Pamela Anderson Says Harvey Weinstein’s Victims ‘Knew What They Were Getting Into’ When They Went to his Hotel Room Alone

Pamela Anderson thinks Harvey Weinstein’s alleged victims should have been more careful.

The former “Baywatch” actress laid blame on the more than 100 women who have accused Weinstein of sexual harassment and assault during an appearance on “Megyn Kelly Today” Thursday.

“It was common knowledge that certain producers or certain people in Hollywood or people to avoid, privately,” she said on the show.

“You know what you’re getting into if you’re going into a hotel room alone.”

When Kelly argued that the women have said they felt safe because the meetings were set up by their agents, Anderson responded that they should have been smart enough not to go alone and “that’s not a good excuse.”

“When I came to Hollywood, of course I had a lot of offers to do private auditions and things that made absolutely no sense,” she said. “Just common sense: don’t go into a hotel room alone. If someone enters a door in a bathrobe, leave. These things that are common sense.”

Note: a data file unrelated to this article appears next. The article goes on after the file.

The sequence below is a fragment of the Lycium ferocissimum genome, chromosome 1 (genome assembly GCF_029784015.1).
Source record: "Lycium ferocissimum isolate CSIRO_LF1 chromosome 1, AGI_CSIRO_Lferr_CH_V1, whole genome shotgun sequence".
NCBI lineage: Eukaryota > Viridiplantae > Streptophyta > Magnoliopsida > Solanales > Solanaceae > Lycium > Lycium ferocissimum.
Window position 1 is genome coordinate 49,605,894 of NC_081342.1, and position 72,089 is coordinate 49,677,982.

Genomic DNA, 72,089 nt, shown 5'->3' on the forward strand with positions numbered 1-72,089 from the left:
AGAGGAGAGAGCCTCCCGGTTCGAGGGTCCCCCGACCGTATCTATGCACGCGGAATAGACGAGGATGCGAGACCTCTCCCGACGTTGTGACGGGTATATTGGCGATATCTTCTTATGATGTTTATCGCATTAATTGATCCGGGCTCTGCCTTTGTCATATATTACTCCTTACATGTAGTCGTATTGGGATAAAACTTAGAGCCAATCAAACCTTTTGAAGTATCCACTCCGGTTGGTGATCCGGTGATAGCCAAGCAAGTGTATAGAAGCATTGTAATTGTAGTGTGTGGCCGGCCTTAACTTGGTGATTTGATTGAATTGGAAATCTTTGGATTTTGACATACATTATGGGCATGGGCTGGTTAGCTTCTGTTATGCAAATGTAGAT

She also listed details frequently relayed by Weinstein’s alleged victims, including private auditions and answering hotel rooms in a bathrobe.

“I know that Hollywood is very seductive and these people want to be famous. Sometimes you think you’re going to be safe with an adult in the room,” she said. “I don’t know where this security comes from, but somehow I’ve dodged it all. I’ve been offered lots of things. A condo and a Porsche to be someone’s number one girl,” she said.

“I just naively said, ‘Well there must be a number two then, so I’m not interested.’ Money, homes, roles in movies. And I just didn’t want to do it that way. I had no desire. I’m a romantic and it didn’t appeal to me.”

At the same time, Anderson, telling the story of her own childhood sexual abuse, said women should never blame themselves.

Anderson has frequently been linked romantically to Julian Assange, who was accused of rape and sexual molestation in Sweden.

The investigation was dropped in May when Swedish authorities said the Ecuadorian embassy, where Assange had taken asylum, was making it impossibly to communicate with the Wikileaks founder.

New York Daily News